Kudlow said that he’s in favor of government intervention “every 20 or 30 or 50 years.” Sanders responded:
Larry, if I ask you that the government should intervene like every other industrialized country does and provide health care for all people, you’d say ‘oh no!’ And if I ask you to support government intervention so that we don’t have the highest rate of childhood poverty in the world, you’d say ‘oh no!’ But when Wall Street screws up because of their greed, you say, ‘oh yes, it’s a great idea!’
Proving the Senator’s point, Kudlow ended the segment by stating: “You’re quite right, Mr. Sanders. Do we want a government-run health care system? I say no.” Watch it:
Sanders explained, “My own view is that it would be an obscenity for the middle class of this country – whose standard of living has gone down since Bush has been in office – to bail out Wall Street and the richest people in this country, who have seen a huge increase in their income and wealth.”
Sanders told ThinkProgress earlier this week that the “fiscally responsible way” to pay for the bailout is “through a progressive tax.” Sanders is proposing a “five-year, 10 percent surtax on income over $1 million a year for couples and over $500,000 for single taxpayers,” which he says he would “yield more than $300 billion in revenue.”
Jamie Galbraith says we don’t need this bailout. Instead, he proposes:
With banks, runs occur only when depositors panic, because they fear the loan book is bad. Deposit insurance takes care of that. So why not eliminate the pointless $100,000 cap on federal deposit insurance and go take inventory? If a bank is solvent, money market funds would flow in, eliminating the need to insure those separately. If it isn’t, the FDIC has the bridge bank facility to take care of that.
Next, put half a trillion dollars into the Federal Deposit Insurance Corp. fund — a cosmetic gesture — and as much money into that agency and the FBI as is needed for examiners, auditors and investigators. Keep $200 billion or more in reserve, so the Treasury can recapitalize banks by buying preferred shares if necessary — as Warren Buffett did this week with Goldman Sachs. Review the situation in three months, when Congress comes back. Hedge funds should be left on their own. You can’t save everyone, and those investors aren’t poor.
During the second half of her interview with Gov. Sarah Palin (R-AK), Katie Couric gave Palin a chance to defend her previous claims that Alaska’s proximity to Russia gives her foreign policy experience. Palin lamented the fact that the press had “mocked” the notion, adding, “Our next door neighbors are foreign countries — they’re in the state that I am the executive of.” Watch it:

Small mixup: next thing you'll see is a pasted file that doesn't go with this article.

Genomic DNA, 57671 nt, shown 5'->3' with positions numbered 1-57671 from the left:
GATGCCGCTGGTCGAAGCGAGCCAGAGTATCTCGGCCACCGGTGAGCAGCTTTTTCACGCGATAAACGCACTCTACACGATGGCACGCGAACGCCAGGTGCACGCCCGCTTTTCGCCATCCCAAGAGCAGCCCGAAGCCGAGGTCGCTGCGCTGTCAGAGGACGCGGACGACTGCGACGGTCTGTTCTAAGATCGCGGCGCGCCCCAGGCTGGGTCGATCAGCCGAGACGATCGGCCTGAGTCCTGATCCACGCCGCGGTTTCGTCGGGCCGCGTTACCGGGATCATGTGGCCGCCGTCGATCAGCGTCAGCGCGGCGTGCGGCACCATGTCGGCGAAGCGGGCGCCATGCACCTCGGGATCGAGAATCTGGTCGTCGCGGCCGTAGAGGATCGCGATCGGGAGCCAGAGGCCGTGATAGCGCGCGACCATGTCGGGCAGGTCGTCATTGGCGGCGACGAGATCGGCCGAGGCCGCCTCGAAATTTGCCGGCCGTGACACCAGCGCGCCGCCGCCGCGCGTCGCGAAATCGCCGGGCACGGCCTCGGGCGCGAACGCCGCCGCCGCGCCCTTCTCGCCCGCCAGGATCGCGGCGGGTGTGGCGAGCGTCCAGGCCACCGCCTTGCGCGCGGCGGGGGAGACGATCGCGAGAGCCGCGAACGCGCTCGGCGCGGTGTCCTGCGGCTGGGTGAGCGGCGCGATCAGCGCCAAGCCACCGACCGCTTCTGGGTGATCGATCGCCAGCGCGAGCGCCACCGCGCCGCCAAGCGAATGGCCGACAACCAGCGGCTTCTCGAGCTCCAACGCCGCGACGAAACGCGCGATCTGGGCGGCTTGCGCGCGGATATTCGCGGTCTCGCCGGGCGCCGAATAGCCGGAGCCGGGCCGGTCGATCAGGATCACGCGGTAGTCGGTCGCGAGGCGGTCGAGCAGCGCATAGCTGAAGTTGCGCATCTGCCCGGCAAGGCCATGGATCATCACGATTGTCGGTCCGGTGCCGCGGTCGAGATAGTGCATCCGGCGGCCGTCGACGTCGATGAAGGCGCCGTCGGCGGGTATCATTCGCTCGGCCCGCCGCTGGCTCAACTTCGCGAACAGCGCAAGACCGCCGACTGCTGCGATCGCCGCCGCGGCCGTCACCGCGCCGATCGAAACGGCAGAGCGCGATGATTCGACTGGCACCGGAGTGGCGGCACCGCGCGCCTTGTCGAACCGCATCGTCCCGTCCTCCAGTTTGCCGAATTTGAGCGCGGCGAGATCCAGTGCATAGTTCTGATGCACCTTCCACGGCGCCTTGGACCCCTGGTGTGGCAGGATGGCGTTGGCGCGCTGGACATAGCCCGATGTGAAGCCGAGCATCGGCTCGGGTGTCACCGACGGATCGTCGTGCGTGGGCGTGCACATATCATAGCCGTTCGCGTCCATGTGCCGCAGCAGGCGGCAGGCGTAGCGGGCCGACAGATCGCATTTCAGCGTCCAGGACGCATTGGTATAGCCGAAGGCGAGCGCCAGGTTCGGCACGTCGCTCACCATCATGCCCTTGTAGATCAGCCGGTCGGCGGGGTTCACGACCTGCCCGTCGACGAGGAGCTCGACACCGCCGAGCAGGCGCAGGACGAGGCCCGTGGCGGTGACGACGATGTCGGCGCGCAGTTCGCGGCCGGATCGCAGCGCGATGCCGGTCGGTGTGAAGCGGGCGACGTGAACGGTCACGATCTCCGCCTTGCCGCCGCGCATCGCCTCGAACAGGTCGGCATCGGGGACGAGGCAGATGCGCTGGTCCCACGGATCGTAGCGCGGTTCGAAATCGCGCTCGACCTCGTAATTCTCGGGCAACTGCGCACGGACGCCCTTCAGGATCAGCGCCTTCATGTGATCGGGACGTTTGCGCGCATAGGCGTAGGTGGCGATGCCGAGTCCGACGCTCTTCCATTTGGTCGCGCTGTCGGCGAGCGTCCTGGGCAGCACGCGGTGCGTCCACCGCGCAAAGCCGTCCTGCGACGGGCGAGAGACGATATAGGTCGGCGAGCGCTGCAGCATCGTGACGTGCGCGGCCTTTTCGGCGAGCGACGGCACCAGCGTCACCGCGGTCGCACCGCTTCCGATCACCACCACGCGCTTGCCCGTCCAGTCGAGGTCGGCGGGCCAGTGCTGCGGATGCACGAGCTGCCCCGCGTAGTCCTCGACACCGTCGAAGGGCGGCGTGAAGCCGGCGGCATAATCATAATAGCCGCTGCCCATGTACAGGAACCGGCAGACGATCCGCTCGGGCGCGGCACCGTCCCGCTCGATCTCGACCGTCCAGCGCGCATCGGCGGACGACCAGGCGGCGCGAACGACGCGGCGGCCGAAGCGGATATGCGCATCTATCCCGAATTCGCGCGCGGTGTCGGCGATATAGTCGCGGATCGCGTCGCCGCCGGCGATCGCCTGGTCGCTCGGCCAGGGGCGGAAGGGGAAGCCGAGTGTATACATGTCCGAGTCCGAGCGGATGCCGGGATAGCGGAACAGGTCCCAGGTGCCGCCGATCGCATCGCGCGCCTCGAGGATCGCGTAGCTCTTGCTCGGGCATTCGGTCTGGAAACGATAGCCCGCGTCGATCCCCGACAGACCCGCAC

After the interview concluded, Sen. John McCain (R-AZ) canceled an appearance on the Late Show with David Letterman to sit for an unscheduled interview with Couric.
Yglesias notes, “Moscow is closer to New York than it is to Anchorage. And yet nobody would say that David Paterson has extensive foreign policy experience thanks to his proximity to Russia.”
Accelerating Atmospheric CO2 Growth from Economic Activity, Carbon Intensity, and Efficiency of Natural Carbon Sinks
If you are in DC, don’t miss Friday’s American Meteorological Society seminar. For those who can’t attend, a video is usually put online days later (I’ll post it should that happen). Here is a program summary and the bios of the very impressive speaker list:
Nancy Pfotenhauer, a senior economic adviser to Sen. John McCain (R-AZ), is the former top lobbyist for Koch Industries, the right-wing corporate polluter. Her current husband, Kurt Pfotenhauer, is the CEO and top lobbyist of the American Land Title Association, “the national trade association and voice of the abstract and title insurance industry.” Until this year, Kurt was the senior vice president and top lobbyist of the Mortgage Bankers Association (MBA), “the national association representing the real estate finance industry.”
Pfotenhauer, like his wife, is part of Washington’s revolving-door lobbyist culture. Prior to joining MBA in May 2002, Pfotenhauer was chief of staff to Sen. Gordon Smith (R-OR) for five years (in 2006, Smith received $14,000 in campaign contributions from the MBA PAC). Previously, Pfotenhauer was a lobbyist for United Parcel Service (UPS) for five years, and before that was chief of staff to Rep. Denny Smith (R-OR).
Kurt Pfotenhauer’s past and present clients are, of course, the real estate finance corporations that are at the center of the present financial crisis. Their predatory and deceptive lending practices in pursuit of irrational profit margins — in concert with hedge funds and investment banks who blew up toxic mortgages into towers of unregulated debt — have threatened the fiscal underpinnings of the global economy.
For years, they worked in concert with the Bush administration to block, weaken, and delay regulatory reform by Congress, such as the Predatory Mortgage Lending Practices Reduction Act of 2007, which died in the Senate. Last year, Pfotenhauer testified before Congress against the Emergency Home Ownership and Mortgage Equity Protection Act, a bill that would have allowed judges to restructure toxic mortgages to allow people to keep their homes — and would have helped prevent the current financial meltdown and bailouts. Read more